Thursday, August 03, 2006

Casey Deal Reminiscent Of '87 Madlock Trade

The veteran hitter was scuffling along, playing in anonymity for a National League team, several years past thirty in age, his best years behind him, most likely. He had been a batting champion, though, and a strong MVP candidate in years past. He went to some All-Star games.

Then the Tigers came calling, and there was a rebirth. He wasn't a one-man band, but he contributed greatly to the team's divisional title.

The Tigers might have won the 1987 AL East without Bill Madlock, but it's doubtful any of them would have liked to try.

The Tigers rescued Madlock from himself when they acquired him in early June, 1987, from the Los Angeles Dodgers. He was a career .300 hitter who was struggling to keep his head above .200. The Tigers traded a minor leaguer -- nobody of note -- to get Madlock, and almost instantly the acquisition paid off.

The 36 year-old Madlock's numbers weren't terribly gaudy as a Tiger: .279 BA, 14 HR, 50 RBI in 326 AB. But he gave manager Sparky Anderson a much-needed right-handed bat, and a guy who knew how to hit. In fact, Madlock collected his 2,000th career hit as a Tiger.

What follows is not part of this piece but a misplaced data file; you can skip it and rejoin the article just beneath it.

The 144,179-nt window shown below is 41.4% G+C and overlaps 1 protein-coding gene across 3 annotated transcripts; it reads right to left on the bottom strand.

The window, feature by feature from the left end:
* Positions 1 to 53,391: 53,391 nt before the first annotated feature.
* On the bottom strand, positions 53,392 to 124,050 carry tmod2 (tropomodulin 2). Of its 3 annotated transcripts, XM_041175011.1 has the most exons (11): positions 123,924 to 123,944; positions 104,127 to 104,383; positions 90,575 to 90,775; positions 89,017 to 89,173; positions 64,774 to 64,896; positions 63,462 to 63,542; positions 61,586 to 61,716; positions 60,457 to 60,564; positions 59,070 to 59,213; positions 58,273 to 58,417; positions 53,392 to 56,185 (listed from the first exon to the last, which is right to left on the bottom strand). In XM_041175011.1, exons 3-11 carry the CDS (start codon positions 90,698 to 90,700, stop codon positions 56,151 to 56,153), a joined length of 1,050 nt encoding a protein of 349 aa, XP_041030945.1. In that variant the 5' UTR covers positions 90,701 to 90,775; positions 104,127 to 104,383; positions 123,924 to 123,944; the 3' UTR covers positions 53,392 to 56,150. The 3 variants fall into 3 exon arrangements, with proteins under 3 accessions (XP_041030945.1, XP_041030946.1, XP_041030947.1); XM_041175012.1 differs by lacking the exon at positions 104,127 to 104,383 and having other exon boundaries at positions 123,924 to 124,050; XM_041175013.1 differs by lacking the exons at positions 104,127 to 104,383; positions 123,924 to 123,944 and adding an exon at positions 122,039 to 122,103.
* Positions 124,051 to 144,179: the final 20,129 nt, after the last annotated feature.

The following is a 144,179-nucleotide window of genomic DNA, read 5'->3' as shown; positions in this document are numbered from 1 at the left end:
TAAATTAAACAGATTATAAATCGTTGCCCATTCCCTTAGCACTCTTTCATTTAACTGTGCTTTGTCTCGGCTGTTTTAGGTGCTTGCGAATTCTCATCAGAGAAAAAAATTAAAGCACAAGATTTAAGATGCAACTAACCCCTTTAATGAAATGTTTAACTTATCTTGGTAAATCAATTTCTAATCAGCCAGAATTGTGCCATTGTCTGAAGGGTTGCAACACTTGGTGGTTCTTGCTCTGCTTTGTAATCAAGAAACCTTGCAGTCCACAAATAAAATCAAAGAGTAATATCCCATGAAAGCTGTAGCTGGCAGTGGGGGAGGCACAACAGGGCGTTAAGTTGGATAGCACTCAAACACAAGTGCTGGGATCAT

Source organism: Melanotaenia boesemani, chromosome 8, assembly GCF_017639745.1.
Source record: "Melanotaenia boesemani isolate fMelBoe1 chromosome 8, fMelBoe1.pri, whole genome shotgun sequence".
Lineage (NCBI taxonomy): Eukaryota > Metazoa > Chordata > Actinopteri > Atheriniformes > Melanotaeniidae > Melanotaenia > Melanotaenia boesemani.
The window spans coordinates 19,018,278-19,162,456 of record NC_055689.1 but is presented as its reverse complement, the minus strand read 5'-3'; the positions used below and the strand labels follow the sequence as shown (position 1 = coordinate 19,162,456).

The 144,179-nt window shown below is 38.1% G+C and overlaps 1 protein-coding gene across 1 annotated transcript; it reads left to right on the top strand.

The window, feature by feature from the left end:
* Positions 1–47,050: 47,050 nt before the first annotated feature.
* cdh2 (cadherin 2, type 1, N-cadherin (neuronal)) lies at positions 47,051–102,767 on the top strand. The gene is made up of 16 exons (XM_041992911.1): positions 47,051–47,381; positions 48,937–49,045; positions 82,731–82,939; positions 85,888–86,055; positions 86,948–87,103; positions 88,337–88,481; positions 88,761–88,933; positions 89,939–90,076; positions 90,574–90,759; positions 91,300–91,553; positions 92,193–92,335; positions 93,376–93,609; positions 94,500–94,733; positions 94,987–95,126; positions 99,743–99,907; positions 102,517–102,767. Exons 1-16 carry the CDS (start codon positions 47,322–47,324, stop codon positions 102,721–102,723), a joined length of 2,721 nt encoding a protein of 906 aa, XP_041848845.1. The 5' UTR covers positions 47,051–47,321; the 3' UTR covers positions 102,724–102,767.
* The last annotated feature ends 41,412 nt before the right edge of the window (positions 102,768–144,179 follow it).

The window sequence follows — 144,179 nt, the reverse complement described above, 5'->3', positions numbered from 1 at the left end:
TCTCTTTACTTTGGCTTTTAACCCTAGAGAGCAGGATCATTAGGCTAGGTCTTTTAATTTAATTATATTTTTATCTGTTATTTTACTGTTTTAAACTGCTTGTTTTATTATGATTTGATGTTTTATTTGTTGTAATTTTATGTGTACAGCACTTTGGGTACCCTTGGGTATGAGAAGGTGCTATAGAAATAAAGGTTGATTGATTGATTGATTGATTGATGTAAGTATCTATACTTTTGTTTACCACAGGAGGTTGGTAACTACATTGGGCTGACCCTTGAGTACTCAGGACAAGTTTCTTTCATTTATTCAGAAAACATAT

Sean Casey might be the lefthanded version of Madlock. Casey, too, is not being asked to carry the team. His presence is to be that of a reliable, .300 hitter who can fit in nicely with an already formidable lineup. Casey's a former All-Star, too. He, also, was a career National Leaguer before the Tigers nabbed him. (Madlock broke in with the Rangers, but only had 77 American League AB and about 6,500 NL ones).

The Tigers of 1987 were put together by Bill Lajoie, one of the best sports executives to ever work in Detroit. Later in '87, Lajoie would author the famous/infamous John Smoltz-for-Doyle Alexander deal. That one also worked out well in '87, if you recall.

Madlock later served as the Tigers hitting coach.

First things first: let's get Sean Casey into the playoffs, then we can worry about whether he'll one day be the team's hitting coach.


Blogger Lee Panas said...

Bill Madlock was also the first player I thought of when I heard about the Casey trade.

11:52 PM  
Blogger Ozz said...

That was a good trade for them. When it comes to '87, the Madlock trade has been overshadowed, to say the least, by the Alexander trade.

11:22 AM  

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